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Shooting Charity Event


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#1 Denny

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Posted 25 September 2010 - 06:36 PM

Not sure if this is the correct forum for this question but here goes: I've been asked by a co-worker who is organizing a black-tie gala for a local charity to photograph guests on the red carpet just prior to entering the building. I have a SB-600 and plan to use my kit lens 18-135 on my D80. What settings should I use on my camera as well as the flash to capture a sharp well exposed photo of each couple. I plan to use my Manfrotto tripod. Should I take the photo portrait or landscape orientation? I'm not sure how well lit the entrance will be - the event is at night. I'd appreciate any help someone could provide. Thanks. Denny Riffert Newburgh, IN Nikon D80

#2 tlsmith1000

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Posted 26 September 2010 - 04:27 PM

If the guests have been asked to stop and pose for you a tripod should be OK, but if you are to catch them as they make their way past I'd opt for hand held or a monopod since they'll not all be the same height and you'd need time to fiddle with the tripod. And Portrait might be the most useful as they'll be mostly couples and the ladies will wnat to show off their entire dress. Plus shooting hand held you can also zoom in for some close ups. As far as exposure, I'm guessing it will be fairly dark so your flash will be the main light. I suggest getting a diffuser and if you have the money get one of those gadgets that lifts your flash well above your camera in either portrait or landscape so the shadows fall behind and below your subject. For the exposure I'd try to find a similar situation and make a few test shots a few days before the event. As a guess I'd say f/8 for a good depth of field. the shutter will be of less concern since the flash should stop any movement. Since the flash might be your main light and also firing at 1/1 most of the night, bring extra batteries! Your ISO will probably be in the range of 800 to 1600 so your processing will need some noise reduction. Of course they might have some great lighting and all of this will be completely different. And also remember I'm not a pro photographer, I just play one on TV. If some of the pros chime in, give their recommendations more credance than mine.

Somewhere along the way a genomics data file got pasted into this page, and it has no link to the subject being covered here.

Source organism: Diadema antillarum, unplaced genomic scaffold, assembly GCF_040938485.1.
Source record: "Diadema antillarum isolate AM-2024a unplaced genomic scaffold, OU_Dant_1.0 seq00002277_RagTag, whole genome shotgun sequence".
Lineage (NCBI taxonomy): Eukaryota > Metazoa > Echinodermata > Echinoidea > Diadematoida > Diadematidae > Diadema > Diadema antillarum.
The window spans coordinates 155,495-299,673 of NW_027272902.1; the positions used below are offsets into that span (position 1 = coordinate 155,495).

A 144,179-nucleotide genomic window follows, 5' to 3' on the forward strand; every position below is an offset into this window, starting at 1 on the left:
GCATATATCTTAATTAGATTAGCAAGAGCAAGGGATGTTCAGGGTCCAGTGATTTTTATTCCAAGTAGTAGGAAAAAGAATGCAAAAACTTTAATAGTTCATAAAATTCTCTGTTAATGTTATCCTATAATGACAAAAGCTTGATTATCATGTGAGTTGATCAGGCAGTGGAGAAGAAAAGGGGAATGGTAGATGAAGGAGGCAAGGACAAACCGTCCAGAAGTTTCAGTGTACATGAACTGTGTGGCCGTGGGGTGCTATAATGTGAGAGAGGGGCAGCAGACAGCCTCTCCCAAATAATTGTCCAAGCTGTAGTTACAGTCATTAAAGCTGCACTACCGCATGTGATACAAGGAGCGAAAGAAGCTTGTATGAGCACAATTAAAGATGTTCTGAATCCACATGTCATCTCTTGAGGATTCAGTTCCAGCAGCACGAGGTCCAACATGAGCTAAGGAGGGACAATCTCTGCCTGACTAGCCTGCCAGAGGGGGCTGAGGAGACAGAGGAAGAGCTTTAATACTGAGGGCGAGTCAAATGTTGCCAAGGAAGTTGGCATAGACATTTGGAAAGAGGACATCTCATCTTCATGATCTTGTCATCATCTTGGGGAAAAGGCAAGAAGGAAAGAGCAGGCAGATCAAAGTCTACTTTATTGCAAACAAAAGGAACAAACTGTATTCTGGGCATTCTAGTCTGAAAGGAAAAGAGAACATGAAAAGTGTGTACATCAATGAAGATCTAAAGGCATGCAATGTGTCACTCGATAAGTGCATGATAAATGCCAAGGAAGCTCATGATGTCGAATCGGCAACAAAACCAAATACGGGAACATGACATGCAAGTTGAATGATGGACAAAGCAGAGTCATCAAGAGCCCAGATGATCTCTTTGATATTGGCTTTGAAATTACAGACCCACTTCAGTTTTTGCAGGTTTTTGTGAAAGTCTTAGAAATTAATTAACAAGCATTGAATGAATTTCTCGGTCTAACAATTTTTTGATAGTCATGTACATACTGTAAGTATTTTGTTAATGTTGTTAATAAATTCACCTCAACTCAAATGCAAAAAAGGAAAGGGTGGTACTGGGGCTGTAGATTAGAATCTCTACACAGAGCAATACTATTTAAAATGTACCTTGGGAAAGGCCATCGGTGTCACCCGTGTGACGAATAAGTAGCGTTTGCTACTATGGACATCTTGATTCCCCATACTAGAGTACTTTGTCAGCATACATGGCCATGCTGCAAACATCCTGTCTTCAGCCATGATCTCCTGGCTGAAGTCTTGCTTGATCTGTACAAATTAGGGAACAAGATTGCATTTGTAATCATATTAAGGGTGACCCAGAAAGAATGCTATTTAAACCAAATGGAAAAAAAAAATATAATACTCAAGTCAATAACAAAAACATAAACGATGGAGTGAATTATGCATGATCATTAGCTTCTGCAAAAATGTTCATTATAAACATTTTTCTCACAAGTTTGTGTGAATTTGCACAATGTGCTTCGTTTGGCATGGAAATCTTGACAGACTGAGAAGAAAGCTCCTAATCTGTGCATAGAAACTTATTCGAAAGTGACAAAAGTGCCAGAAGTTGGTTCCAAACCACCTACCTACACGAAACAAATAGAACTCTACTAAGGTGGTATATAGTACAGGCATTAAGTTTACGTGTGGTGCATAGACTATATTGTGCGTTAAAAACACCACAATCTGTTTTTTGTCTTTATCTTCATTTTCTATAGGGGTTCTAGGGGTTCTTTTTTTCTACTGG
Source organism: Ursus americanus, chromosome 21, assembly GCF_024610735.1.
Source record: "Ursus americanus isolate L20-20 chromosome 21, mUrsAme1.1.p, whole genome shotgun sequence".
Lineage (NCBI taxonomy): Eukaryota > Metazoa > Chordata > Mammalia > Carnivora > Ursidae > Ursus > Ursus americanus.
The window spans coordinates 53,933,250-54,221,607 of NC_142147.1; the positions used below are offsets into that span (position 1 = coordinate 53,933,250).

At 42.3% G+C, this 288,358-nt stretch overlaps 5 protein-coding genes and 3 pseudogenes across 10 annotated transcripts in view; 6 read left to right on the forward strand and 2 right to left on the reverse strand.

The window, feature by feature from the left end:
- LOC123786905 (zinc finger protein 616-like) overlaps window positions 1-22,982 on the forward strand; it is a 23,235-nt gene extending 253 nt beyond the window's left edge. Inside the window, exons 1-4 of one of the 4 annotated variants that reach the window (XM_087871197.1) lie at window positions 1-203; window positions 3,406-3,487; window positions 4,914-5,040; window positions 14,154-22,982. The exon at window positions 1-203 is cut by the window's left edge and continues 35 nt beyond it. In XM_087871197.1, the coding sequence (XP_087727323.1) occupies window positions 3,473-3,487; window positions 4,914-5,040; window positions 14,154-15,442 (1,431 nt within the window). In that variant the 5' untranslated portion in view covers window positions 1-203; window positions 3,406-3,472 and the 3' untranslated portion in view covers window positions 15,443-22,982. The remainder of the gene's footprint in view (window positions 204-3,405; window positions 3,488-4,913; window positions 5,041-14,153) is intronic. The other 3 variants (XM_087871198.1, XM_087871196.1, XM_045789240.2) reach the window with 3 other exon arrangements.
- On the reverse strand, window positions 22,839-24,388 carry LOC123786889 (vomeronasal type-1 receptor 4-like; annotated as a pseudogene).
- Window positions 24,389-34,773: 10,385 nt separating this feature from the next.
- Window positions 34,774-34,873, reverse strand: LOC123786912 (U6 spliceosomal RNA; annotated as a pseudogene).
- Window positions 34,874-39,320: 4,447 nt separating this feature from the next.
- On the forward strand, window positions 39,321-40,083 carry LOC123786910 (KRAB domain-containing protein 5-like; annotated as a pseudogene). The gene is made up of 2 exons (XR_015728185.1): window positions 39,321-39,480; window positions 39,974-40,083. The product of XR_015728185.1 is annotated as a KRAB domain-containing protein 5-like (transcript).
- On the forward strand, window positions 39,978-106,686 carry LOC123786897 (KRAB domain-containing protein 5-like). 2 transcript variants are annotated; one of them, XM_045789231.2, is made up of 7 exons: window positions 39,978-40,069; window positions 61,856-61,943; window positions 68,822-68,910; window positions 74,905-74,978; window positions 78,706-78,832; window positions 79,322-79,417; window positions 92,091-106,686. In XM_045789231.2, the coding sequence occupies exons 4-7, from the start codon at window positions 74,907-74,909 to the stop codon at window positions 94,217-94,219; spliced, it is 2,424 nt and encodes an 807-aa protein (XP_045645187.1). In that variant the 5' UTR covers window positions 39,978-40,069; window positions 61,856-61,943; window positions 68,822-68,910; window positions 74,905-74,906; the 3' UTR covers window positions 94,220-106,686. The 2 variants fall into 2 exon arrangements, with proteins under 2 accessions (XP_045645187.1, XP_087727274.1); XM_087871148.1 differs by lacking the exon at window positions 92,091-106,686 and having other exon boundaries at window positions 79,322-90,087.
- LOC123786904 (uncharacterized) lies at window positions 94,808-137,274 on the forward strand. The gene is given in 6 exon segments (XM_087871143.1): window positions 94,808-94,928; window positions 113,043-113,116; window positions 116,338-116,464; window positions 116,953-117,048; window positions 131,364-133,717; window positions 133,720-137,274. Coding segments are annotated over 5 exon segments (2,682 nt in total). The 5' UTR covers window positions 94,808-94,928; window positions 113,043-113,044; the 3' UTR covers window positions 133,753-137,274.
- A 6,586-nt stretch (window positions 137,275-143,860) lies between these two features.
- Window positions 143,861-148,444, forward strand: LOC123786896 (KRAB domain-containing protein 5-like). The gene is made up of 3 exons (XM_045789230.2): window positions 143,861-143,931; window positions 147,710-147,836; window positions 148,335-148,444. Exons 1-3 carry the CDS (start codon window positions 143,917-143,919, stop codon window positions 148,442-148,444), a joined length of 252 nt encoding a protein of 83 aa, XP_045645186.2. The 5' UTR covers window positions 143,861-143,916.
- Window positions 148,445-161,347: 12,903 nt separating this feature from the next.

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#3 Denny

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Posted 26 September 2010 - 05:33 PM

If the guests have been asked to stop and pose for you a tripod should be OK, but if you are to catch them as they make their way past I'd opt for hand held or a monopod since they'll not all be the same height and you'd need time to fiddle with the tripod. And Portrait might be the most useful as they'll be mostly couples and the ladies will wnat to show off their entire dress. Plus shooting hand held you can also zoom in for some close ups.

As far as exposure, I'm guessing it will be fairly dark so your flash will be the main light. I suggest getting a diffuser and if you have the money get one of those gadgets that lifts your flash well above your camera in either portrait or landscape so the shadows fall behind and below your subject. For the exposure I'd try to find a similar situation and make a few test shots a few days before the event. As a guess I'd say f/8 for a good depth of field. the shutter will be of less concern since the flash should stop any movement. Since the flash might be your main light and also firing at 1/1 most of the night, bring extra batteries!

Your ISO will probably be in the range of 800 to 1600 so your processing will need some noise reduction.

Of course they might have some great lighting and all of this will be completely different.

And also remember I'm not a pro photographer, I just play one on TV. If some of the pros chime in, give their recommendations more credance than mine.




Terry,

Thanks for the information. I appreciate it.

Denny



#4 justshootit

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Posted 26 September 2010 - 06:04 PM